Do you know the maximum working temperature of the big garrett?

The turbine will be running off of the engines compressors which will be compressing saturated steam from roughly 20 to 100 psia. They are about 600 cubic inchs and the design RPM of the engine is 1800. If I can get the weight of the second stage pistons down farther then higher RPMs might be obtained.

The second stage of the compound expands right down into the wet steam area and to the condensers pressure. The pistons are double acting with the top ends forming the compressors. The turbines cycle is independent from the piston engines Rankine cycle.

Due to the timing between stages the engine does not reverse. I don't think reversing is neccessary with the need for a neutral, park, and 2nd gear adding a reverse to a transmission is no biggie. Remember that the speeds a modern vehicle travels are much higher than the older cars and there is better fuel mileage when the engine is loafing along in high gear.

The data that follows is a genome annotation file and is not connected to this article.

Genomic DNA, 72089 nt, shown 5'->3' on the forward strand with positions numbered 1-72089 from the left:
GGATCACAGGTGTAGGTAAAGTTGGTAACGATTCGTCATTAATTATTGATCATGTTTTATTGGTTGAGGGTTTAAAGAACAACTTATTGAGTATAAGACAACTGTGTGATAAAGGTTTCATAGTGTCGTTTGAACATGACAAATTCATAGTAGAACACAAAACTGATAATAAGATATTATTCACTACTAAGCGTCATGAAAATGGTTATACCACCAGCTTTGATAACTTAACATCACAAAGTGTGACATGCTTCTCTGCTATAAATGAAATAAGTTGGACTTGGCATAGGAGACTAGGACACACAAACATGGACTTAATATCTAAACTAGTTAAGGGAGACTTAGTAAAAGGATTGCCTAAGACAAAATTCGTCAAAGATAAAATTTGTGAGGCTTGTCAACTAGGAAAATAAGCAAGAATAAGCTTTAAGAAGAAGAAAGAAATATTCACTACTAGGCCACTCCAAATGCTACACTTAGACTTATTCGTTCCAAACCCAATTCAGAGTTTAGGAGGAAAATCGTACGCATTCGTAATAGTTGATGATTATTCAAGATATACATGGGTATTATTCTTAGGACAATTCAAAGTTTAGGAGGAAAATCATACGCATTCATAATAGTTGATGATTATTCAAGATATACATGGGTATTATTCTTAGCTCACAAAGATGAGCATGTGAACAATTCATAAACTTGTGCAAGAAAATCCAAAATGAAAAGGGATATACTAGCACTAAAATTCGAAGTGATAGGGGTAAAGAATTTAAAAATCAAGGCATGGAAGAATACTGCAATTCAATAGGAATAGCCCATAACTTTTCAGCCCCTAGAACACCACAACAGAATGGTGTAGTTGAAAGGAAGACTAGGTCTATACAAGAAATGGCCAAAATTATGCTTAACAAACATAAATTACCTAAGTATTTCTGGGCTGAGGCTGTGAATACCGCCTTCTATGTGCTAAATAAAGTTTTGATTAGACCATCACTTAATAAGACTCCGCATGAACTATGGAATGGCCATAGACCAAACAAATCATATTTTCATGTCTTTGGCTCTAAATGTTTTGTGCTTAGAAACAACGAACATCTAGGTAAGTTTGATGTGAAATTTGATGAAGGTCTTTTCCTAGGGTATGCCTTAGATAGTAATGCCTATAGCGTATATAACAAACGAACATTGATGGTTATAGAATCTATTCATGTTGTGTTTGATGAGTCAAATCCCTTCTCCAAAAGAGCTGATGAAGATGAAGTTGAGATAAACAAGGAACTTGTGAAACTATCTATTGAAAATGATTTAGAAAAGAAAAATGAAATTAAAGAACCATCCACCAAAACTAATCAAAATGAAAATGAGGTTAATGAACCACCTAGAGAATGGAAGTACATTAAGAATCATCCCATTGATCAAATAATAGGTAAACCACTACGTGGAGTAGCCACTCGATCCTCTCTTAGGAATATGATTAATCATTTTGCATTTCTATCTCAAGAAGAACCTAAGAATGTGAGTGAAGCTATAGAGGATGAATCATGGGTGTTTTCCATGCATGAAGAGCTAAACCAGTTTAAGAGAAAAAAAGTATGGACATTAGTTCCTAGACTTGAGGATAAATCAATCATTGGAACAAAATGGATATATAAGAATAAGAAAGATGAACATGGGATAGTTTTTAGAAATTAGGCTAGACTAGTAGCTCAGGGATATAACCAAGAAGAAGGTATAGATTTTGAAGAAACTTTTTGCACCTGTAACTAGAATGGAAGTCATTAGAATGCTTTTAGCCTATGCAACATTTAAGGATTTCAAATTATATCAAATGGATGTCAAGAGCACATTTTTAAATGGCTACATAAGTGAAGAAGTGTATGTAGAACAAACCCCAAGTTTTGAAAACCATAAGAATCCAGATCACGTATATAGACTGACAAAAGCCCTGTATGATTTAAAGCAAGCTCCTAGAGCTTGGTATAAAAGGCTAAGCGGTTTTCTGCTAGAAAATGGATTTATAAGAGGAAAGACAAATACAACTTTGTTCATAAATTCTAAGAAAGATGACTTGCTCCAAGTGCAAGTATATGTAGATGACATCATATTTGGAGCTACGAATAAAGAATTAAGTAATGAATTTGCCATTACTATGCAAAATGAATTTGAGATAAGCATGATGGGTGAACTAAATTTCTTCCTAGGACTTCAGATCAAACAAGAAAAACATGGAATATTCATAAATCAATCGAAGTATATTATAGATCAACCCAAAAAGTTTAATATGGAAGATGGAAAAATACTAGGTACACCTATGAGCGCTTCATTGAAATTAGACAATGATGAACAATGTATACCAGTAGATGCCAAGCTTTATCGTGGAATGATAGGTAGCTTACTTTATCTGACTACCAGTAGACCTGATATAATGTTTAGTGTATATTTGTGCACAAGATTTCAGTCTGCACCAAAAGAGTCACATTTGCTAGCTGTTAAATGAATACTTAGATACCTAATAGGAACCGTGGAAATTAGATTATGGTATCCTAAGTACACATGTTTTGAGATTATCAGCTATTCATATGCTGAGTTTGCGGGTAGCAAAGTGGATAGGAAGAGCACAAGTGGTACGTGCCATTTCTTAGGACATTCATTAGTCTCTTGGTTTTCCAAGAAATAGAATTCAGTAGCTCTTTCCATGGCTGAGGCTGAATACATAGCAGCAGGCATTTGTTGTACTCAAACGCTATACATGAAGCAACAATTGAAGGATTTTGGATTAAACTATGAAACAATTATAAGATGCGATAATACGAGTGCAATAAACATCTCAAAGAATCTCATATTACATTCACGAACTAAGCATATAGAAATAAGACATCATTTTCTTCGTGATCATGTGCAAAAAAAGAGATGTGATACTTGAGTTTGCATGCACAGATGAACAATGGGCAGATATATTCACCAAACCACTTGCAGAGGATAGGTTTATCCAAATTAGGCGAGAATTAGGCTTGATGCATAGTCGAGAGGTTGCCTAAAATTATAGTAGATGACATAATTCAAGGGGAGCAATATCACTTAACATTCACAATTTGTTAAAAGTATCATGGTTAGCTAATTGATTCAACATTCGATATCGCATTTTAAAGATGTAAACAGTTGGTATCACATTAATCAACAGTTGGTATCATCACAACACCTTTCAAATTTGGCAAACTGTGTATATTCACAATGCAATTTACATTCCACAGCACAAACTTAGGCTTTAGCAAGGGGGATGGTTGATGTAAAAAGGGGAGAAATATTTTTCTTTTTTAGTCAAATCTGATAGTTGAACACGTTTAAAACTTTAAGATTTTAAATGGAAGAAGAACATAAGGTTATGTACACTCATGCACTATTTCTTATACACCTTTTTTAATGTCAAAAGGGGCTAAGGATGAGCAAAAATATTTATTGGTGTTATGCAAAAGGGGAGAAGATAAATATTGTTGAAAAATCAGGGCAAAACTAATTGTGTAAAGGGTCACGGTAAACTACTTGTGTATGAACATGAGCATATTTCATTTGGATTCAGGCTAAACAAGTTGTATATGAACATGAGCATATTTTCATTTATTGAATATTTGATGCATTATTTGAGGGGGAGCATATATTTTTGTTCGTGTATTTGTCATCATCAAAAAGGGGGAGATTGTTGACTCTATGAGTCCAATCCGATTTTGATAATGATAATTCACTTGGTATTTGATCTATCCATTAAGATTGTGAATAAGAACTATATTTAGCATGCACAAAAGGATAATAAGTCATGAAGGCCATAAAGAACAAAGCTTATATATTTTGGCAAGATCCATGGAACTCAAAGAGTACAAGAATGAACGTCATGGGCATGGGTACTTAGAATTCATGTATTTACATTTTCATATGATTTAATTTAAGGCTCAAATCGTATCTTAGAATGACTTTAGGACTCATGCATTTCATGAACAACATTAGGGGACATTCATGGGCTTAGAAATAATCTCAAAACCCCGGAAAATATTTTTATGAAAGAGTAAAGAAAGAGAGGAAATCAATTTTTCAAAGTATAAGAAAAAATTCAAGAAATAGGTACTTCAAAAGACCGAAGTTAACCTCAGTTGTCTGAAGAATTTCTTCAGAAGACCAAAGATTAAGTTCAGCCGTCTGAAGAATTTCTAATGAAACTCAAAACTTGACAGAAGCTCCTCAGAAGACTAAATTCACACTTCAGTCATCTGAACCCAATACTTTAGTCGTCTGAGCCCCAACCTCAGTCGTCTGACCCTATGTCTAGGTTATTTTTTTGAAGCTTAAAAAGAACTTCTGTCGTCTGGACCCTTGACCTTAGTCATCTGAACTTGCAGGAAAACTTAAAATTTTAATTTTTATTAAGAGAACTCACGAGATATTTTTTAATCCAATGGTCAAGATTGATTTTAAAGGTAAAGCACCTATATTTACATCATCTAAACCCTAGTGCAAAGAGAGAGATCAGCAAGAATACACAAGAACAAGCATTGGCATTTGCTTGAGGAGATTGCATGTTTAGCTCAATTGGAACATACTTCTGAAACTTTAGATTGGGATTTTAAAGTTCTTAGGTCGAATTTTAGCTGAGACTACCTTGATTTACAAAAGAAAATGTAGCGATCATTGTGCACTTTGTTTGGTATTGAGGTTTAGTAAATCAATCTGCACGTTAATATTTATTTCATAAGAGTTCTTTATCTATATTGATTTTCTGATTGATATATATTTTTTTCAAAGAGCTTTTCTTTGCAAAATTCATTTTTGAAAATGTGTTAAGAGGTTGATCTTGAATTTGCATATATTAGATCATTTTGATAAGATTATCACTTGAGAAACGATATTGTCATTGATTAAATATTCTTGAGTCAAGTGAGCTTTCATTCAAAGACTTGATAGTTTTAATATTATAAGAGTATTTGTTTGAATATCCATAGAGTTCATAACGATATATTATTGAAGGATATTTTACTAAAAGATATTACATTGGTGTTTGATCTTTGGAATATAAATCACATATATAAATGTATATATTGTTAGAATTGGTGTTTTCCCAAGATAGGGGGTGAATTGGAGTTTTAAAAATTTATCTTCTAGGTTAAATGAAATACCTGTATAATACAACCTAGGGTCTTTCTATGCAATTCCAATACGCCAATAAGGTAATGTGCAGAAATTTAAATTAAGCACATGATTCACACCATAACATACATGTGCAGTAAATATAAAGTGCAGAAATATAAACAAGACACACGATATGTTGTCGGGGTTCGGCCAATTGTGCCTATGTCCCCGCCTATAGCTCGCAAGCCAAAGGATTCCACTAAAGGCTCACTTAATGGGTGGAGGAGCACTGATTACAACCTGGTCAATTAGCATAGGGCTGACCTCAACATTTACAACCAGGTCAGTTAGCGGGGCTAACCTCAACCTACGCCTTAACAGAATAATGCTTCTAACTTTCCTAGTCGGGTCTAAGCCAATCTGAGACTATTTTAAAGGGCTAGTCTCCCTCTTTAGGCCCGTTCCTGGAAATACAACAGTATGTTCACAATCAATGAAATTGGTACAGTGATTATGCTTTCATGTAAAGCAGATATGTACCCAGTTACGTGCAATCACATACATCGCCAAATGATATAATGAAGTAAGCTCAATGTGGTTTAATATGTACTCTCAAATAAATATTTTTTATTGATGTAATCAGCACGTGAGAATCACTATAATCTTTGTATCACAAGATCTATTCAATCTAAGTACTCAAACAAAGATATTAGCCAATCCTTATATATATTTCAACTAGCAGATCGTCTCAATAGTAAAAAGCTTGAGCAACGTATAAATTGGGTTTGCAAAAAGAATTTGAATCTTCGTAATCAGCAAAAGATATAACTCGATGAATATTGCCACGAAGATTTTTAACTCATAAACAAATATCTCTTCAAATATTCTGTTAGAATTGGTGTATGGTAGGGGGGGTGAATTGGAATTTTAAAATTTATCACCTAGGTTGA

The engines efficiency calculates to just plain scary so awaiting the day something can be put to the dyno. So many things have to come together to make this happen. So far no hitches in the design part other than getting the information in a timely fashion. It's a different beast.

Thank You ----------- Bill G.

Re: Steam turbine
Posted by: Arnold Walker (
Date: February 12, 2006 12:33PM

Past 100hp on the turbochargers. You would be looking in shipyards,railroad locomotive junk bins,electric utility diesel generator parts bins. For turbochargers that large.

Small gas turbine which have a better Pressure Ratio and are radial inflow. Are a horse of another color.
The Brits have a few surplus Rover 2S at places like Everett Aero.
The Americans have Solar T62-32 and Garrett GTP70 in surplus at places like
Avon Aero.
All of them are setup to run about 60psi and 160hp shaft horses at 6000rpms.
(Compressor horse requirements already included on gas turbine)
Don't like the reliably of the Garrett JFS100 like the Brit Solent was only for short starter motor duty.And both had service life problems doing that.....